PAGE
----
In U.S. Pat. No. 5,861,748, a double resonance circuit uses a highly branched assembly of coaxial transmission lines of different lengths and different branch points having each distinct matching elements for the various measuring frequencies. However, in this design, all of the channels are on the same side of the sample coil, making the circuit inherently unbalanced. In addition, the circuit is physically very large, making it difficult to fit in a standard bore.
In Methods for the Analysis and Design of a Solid State Magnetic Resonance Probe, Review of Scientific Instruments 69(9) 1998, the authors describe a probe for use with multiple resonances, including the closely spaced resonant frequencies for 1H and 19F. The probe circuit makes use of transmission lines and capacitors to form the desired nodes, and to provide a probe circuit with higher efficiencies than previously achieved. However, the probe requires a high number of transmission lines very strategically placed around the sample coil.
In accordance with the present invention, a probe circuit for an NMR probe is provided that enables the probe to handle simultaneous resonant frequencies while maintaining good balance and isolation. The probe circuit is especially suited for simultaneous high frequency resonances (e.g., over 400 MHz) that are spaced within 20% of each other in frequency, and particularly for very closely spaced resonances, e.g., within 10% of each other in frequency. The probe circuit uses a plurality of resonators to give rise to intermediate resonances at the desired resonant frequencies. In particular, three resonators may be used to create two intermediate resonances. A first resonator may be resonant at frequency f1, a second resonator resonant at frequency f2, higher than f1, and a third resonator resonant at frequency f3, higher than f2. The second resonator may have a magnetic field generating component that generates the desired magnetic fields for the probe, and detects the return NMR signal. The frequency relationship of f1, f2 and f3 are such that intermediate resonances f12, between f1 and f2, and f23, between f2 and f3 are established. As such, when signals at the desired resonant frequencies, f12 and f23 are coupled into the circuit, the circuit resonates at f12 and f23 such that magnetic fields are generated by the magnetic field generating element at f12 and f23.
In the invention, the multiple resonators may be arranged electrically in a parallel combination, or in a combination that is the electrical equivalent of a parallel combination. For example, with three resonators, the second resonator may be separated from the first resonator and third resonator by admittance inverters, one to either electrical side of the second resonator. In this way, the first input port, which is electrically connected to the first resonator, may have a degree of electrical isolation from the second input port, which is electrically connected to the third resonator. In such a configuration, a first signal at f12 would be input at the first input port, and a second signal at f23 would be input at the second input port.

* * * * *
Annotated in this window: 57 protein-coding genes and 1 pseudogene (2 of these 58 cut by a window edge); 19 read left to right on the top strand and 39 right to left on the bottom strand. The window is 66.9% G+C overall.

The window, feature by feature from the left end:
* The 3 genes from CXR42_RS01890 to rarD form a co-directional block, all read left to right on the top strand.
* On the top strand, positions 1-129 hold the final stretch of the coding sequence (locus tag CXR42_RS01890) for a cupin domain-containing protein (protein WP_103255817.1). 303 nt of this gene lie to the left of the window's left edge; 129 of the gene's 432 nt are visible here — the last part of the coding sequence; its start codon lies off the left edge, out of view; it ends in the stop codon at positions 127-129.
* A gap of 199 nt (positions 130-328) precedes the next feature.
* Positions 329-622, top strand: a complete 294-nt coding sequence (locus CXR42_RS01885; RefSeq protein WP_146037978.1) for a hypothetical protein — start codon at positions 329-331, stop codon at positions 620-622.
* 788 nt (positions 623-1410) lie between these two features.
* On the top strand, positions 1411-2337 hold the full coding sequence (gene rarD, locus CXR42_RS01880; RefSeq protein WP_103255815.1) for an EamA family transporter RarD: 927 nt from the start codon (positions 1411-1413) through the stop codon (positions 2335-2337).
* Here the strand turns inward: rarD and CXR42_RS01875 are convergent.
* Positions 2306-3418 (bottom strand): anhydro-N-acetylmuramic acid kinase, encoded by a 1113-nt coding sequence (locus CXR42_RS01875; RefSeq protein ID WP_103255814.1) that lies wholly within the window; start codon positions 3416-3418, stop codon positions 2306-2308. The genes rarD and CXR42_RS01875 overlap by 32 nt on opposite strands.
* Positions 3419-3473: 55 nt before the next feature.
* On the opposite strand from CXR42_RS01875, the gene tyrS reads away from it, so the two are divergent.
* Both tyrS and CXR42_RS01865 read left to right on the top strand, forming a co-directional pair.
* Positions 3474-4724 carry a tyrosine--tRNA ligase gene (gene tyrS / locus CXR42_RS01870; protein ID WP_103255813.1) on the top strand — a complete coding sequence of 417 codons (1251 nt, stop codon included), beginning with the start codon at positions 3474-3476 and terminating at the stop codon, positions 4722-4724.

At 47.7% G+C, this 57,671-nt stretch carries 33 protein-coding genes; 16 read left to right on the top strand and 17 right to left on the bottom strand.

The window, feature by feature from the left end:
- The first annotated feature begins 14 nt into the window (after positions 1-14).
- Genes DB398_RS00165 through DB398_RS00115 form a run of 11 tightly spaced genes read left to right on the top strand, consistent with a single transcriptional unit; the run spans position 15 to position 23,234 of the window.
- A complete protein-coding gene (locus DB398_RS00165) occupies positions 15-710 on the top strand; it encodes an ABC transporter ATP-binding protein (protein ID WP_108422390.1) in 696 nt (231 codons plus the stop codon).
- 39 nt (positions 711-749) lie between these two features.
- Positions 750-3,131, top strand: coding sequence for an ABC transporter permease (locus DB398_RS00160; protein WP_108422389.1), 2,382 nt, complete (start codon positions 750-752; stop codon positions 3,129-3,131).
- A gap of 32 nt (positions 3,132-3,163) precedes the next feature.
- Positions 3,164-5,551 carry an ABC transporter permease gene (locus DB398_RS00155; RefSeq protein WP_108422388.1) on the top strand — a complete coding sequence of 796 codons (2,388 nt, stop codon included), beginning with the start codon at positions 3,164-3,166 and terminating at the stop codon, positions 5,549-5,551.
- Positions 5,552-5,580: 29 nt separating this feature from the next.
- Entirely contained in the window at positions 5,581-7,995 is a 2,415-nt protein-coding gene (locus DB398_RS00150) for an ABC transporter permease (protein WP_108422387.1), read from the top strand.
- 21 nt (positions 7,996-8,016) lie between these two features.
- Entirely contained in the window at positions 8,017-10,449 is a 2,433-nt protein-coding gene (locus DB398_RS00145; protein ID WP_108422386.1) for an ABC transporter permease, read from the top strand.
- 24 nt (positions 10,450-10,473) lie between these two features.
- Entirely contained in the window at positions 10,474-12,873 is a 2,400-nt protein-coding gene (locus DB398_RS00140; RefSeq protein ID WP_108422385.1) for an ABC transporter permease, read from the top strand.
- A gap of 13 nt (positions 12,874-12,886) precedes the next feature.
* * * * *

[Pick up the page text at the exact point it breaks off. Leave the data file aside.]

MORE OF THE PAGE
In one embodiment of the invention, transmission lines are used for the first and third resonators. The transmission lines may be configured as quarter wavelength resonators that are resonant at the respective frequencies f1 and f3. The second resonator may be configured as a parallel capacitor/inductor combination, with a sample coil serving as the inductor. Transmission lines may also be used for the admittance inverters, and may be configured as quarter wavelength resonators that are resonant at a frequency fk that is preferably intermediate to f1 and f3, for example fk=f2 The transmission line used as the first resonator has null points for frequencies f12 and f23 that are in very close proximity to each other. A third input port may be connected to the first resonator transmission line in the vicinity of the null points, allowing a third frequency fx to be input at that point. Similarly, a third (or possibly fourth) input port may be connected to the second admittance inverter transmission line at the null points for f12 and f23. Either or both of these additional ports may be used to introduce additional frequencies for which magnetic fields are generated by the magnetic field generating component.